Equipped with some solid songs and running on a season of protesting, Bryan hit the road, ready to confront the public with meaningful performance. One night in Pasadena, the audience walked out just a few minutes into his set. The bartender turned up the house music while he was still playing. No one was interested in his meaningful performance. Undeterred, he joined the crowd outside and sang in their faces while they smoked cigarettes and chatted about their dead-end jobs. No matter where they looked, he was there, singing his punk-gospel melodies, winning them over with vulnerability and persistent, patient confrontation. From then on, Bryan would often get up and sing at people to shake them out of their ruts. Audiences frequently thanked him after shows for forcing them to be present.
When it came time to work on Wedgewood, he thought back to his many hours with Occupy Oakland and the anger he was witnessing across the country. Fury mixed with a deep longing to fix systemic problems inspired his songwriting. Wedgewood was the result, capturing the moment's rage and foretelling the coming polarizing times that would soon overtake US politics.
After the ferocity of Wedgewood, Bryan felt like he needed to take a step back. Anger was negatively impacting his relationships and sense of well-being. He started conceiving his next album, How To Draw Everything, using songs he'd put on the back burner because they were too sensitive and didn't fit tonally on previous albums.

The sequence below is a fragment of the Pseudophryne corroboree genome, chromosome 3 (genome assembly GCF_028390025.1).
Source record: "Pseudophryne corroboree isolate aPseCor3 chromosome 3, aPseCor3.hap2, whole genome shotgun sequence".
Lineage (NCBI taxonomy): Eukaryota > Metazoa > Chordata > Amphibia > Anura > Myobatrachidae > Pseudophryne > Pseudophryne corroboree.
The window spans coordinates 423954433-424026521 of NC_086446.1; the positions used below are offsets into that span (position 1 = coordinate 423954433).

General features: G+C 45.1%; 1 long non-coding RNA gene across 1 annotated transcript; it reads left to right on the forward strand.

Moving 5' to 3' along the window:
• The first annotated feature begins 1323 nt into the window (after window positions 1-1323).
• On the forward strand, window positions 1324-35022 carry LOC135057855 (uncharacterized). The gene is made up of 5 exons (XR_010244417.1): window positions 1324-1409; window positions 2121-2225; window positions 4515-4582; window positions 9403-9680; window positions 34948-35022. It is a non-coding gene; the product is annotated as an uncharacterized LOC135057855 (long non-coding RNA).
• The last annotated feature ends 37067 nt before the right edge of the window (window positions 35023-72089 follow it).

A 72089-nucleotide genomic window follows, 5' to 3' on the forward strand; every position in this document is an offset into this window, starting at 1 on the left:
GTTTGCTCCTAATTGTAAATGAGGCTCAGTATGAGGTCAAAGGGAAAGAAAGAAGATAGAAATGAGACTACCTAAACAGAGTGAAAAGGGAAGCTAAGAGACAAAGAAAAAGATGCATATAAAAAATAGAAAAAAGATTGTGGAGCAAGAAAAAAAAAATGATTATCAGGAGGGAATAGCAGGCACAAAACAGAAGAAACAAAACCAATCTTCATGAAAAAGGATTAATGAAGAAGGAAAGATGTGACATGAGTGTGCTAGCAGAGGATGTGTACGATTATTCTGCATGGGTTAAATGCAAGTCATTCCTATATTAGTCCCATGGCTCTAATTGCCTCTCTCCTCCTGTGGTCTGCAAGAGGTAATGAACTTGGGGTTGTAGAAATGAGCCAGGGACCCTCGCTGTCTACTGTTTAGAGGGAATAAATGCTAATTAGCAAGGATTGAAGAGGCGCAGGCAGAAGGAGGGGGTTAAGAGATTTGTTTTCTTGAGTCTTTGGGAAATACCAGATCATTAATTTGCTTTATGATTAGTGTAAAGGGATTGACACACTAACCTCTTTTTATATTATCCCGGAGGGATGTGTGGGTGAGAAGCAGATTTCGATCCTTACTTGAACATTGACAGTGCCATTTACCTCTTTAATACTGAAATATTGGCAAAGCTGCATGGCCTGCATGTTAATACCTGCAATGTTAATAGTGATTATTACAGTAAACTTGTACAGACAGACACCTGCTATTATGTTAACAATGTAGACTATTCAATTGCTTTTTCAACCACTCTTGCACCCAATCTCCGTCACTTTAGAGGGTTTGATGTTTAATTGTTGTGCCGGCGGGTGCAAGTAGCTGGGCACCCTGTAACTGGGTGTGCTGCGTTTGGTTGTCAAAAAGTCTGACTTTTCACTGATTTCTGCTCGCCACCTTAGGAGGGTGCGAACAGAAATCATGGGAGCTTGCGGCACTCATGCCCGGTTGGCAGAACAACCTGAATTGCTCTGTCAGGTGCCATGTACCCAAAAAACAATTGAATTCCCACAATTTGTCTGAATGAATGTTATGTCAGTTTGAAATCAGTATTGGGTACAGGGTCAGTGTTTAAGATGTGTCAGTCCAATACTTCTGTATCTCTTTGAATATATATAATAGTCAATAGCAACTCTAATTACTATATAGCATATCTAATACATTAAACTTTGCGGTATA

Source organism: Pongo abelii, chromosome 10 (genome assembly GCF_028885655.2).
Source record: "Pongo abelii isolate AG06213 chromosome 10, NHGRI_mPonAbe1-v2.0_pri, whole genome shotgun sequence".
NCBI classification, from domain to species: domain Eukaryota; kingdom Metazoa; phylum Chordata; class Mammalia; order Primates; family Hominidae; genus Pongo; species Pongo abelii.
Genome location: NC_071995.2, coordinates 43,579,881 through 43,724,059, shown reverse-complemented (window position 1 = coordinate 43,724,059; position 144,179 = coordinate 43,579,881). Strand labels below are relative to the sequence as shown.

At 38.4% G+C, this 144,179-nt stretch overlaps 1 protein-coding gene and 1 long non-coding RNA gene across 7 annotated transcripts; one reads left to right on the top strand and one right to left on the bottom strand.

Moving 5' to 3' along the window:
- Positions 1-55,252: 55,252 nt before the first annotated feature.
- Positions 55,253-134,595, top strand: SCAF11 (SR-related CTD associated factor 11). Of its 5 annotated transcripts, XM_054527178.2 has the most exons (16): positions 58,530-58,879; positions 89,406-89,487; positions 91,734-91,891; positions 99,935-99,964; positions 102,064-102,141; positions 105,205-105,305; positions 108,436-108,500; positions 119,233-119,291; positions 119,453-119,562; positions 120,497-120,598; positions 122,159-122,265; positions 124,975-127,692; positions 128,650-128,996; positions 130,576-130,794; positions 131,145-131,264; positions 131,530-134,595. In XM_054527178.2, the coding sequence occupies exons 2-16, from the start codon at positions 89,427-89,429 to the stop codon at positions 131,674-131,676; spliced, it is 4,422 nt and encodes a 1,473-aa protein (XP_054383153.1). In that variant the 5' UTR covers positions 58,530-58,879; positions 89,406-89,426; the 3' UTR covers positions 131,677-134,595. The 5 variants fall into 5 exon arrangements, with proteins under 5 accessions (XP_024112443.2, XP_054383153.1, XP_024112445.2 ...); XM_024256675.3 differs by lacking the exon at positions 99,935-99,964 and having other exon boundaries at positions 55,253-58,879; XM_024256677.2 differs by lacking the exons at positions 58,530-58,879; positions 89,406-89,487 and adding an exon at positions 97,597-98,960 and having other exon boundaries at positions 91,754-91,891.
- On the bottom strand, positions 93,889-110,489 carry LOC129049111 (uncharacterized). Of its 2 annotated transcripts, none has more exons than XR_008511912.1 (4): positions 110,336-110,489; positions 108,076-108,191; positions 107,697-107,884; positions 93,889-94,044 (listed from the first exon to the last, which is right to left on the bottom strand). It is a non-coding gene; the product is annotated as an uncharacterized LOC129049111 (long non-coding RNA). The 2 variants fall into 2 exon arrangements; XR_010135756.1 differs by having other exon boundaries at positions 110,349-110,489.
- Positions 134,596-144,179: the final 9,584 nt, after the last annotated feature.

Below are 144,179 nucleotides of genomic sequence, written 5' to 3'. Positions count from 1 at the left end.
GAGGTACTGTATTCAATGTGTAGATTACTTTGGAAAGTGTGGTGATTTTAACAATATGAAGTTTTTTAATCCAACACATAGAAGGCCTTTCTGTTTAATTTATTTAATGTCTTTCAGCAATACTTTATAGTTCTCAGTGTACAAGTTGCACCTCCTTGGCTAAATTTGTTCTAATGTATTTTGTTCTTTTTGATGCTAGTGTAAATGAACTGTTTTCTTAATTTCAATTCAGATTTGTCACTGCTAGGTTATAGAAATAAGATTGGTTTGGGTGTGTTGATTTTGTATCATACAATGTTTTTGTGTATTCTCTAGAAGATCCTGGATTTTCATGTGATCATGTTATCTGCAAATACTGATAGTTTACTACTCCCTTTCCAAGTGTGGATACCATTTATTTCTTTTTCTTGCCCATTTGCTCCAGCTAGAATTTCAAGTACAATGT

But that project was sidetracked when Bryan decided to take a look back at his life. He re-recorded a batch of old songs from 2001 off of an old demo—the first he'd ever written. These personal portraits revealed an image of a frustrated young man struggling with drug and alcohol addiction, trying to find his identity in a world that didn't understand him. Now almost two decades sober, Bryan wanted to share the beautiful struggle found in these songs. He titled the album Kings Corner (2019), which was named after the street corner he and his friends hung out on, growing up.